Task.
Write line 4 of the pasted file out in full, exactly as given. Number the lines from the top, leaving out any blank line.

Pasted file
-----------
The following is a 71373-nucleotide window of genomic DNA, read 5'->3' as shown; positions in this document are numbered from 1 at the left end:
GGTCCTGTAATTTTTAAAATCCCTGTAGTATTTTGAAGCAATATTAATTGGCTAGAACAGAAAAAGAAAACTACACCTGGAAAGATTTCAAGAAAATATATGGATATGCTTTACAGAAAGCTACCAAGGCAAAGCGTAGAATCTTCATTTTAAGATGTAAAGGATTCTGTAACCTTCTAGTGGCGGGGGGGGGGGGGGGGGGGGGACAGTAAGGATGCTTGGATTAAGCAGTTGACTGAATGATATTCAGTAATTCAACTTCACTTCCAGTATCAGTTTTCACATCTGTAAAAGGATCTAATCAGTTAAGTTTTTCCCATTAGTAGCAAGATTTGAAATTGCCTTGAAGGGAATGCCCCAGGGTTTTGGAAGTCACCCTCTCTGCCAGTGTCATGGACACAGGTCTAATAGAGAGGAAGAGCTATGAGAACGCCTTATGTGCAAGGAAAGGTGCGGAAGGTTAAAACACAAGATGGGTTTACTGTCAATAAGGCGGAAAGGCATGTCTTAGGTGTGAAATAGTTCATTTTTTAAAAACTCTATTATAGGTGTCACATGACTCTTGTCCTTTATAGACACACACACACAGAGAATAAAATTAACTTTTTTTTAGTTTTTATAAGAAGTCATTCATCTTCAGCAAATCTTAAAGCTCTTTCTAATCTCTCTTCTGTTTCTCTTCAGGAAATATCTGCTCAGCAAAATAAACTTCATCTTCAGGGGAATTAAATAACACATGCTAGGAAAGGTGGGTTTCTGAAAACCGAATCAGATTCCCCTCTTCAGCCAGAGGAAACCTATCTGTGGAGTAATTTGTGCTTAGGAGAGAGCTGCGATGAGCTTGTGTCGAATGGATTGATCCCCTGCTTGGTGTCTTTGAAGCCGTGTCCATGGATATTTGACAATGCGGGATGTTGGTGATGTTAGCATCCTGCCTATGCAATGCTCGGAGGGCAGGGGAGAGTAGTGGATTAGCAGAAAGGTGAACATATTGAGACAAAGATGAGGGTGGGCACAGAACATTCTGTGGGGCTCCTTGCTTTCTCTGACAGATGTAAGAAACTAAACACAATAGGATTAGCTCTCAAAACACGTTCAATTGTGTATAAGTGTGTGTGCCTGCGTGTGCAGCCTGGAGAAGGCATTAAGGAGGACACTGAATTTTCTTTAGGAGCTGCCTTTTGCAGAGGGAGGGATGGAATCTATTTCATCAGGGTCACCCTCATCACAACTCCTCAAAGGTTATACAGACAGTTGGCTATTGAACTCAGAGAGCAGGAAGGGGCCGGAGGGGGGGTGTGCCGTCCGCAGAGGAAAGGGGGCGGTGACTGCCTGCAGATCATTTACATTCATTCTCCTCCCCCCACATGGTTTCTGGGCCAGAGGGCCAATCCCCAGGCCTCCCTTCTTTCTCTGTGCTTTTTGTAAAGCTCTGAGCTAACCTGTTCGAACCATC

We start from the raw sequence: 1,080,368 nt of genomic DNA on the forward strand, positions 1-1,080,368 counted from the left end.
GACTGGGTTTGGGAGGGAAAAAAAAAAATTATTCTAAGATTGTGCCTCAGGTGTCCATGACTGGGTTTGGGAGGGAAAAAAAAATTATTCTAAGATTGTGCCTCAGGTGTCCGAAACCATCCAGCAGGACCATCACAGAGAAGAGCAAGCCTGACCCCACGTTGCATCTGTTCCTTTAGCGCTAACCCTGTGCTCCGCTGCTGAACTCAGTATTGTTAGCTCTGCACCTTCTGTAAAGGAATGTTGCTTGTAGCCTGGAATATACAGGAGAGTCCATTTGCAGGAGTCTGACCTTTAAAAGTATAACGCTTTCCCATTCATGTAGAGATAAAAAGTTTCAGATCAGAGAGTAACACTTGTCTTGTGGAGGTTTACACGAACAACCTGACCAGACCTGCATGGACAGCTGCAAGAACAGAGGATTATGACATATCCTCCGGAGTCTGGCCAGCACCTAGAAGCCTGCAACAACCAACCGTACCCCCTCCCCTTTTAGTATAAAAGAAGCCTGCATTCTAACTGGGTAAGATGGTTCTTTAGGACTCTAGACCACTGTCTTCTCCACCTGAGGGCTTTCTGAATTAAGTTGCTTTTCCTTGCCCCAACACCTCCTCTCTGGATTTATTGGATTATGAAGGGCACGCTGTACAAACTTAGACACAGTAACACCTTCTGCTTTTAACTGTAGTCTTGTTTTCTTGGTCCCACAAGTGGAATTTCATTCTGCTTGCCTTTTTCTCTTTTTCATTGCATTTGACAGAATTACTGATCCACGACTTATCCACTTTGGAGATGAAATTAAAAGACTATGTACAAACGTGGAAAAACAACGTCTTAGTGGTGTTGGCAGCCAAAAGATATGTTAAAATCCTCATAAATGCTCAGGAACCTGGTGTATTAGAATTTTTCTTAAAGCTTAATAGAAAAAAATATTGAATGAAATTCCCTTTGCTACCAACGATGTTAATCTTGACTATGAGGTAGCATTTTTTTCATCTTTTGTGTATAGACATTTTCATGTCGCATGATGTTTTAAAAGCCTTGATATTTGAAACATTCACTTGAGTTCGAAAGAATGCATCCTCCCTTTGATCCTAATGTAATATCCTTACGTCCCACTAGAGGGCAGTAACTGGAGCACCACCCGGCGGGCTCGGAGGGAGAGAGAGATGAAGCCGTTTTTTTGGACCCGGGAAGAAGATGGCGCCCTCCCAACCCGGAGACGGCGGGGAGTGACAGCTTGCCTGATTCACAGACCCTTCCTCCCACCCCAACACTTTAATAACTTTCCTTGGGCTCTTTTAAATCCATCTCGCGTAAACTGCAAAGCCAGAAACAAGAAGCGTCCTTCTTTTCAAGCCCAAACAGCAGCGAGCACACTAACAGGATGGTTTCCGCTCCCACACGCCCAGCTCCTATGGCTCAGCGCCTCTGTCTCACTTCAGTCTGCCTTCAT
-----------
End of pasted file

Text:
GACTGGGTTTGGGAGGGAAAAAAAAAAATTATTCTAAGATTGTGCCTCAGGTGTCCATGACTGGGTTTGGGAGGGAAAAAAAAATTATTCTAAGATTGTGCCTCAGGTGTCCGAAACCATCCAGCAGGACCATCACAGAGAAGAGCAAGCCTGACCCCACGTTGCATCTGTTCCTTTAGCGCTAACCCTGTGCTCCGCTGCTGAACTCAGTATTGTTAGCTCTGCACCTTCTGTAAAGGAATGTTGCTTGTAGCCTGGAATATACAGGAGAGTCCATTTGCAGGAGTCTGACCTTTAAAAGTATAACGCTTTCCCATTCATGTAGAGATAAAAAGTTTCAGATCAGAGAGTAACACTTGTCTTGTGGAGGTTTACACGAACAACCTGACCAGACCTGCATGGACAGCTGCAAGAACAGAGGATTATGACATATCCTCCGGAGTCTGGCCAGCACCTAGAAGCCTGCAACAACCAACCGTACCCCCTCCCCTTTTAGTATAAAAGAAGCCTGCATTCTAACTGGGTAAGATGGTTCTTTAGGACTCTAGACCACTGTCTTCTCCACCTGAGGGCTTTCTGAATTAAGTTGCTTTTCCTTGCCCCAACACCTCCTCTCTGGATTTATTGGATTATGAAGGGCACGCTGTACAAACTTAGACACAGTAACACCTTCTGCTTTTAACTGTAGTCTTGTTTTCTTGGTCCCACAAGTGGAATTTCATTCTGCTTGCCTTTTTCTCTTTTTCATTGCATTTGACAGAATTACTGATCCACGACTTATCCACTTTGGAGATGAAATTAAAAGACTATGTACAAACGTGGAAAAACAACGTCTTAGTGGTGTTGGCAGCCAAAAGATATGTTAAAATCCTCATAAATGCTCAGGAACCTGGTGTATTAGAATTTTTCTTAAAGCTTAATAGAAAAAAATATTGAATGAAATTCCCTTTGCTACCAACGATGTTAATCTTGACTATGAGGTAGCATTTTTTTCATCTTTTGTGTATAGACATTTTCATGTCGCATGATGTTTTAAAAGCCTTGATATTTGAAACATTCACTTGAGTTCGAAAGAATGCATCCTCCCTTTGATCCTAATGTAATATCCTTACGTCCCACTAGAGGGCAGTAACTGGAGCACCACCCGGCGGGCTCGGAGGGAGAGAGAGATGAAGCCGTTTTTTTGGACCCGGGAAGAAGATGGCGCCCTCCCAACCCGGAGACGGCGGGGAGTGACAGCTTGCCTGATTCACAGACCCTTCCTCCCACCCCAACACTTTAATAACTTTCCTTGGGCTCTTTTAAATCCATCTCGCGTAAACTGCAAAGCCAGAAACAAGAAGCGTCCTTCTTTTCAAGCCCAAACAGCAGCGAGCACACTAACAGGATGGTTTCCGCTCCCACACGCCCAGCTCCTATGGCTCAGCGCCTCTGTCTCACTTCAGTCTGCCTTCAT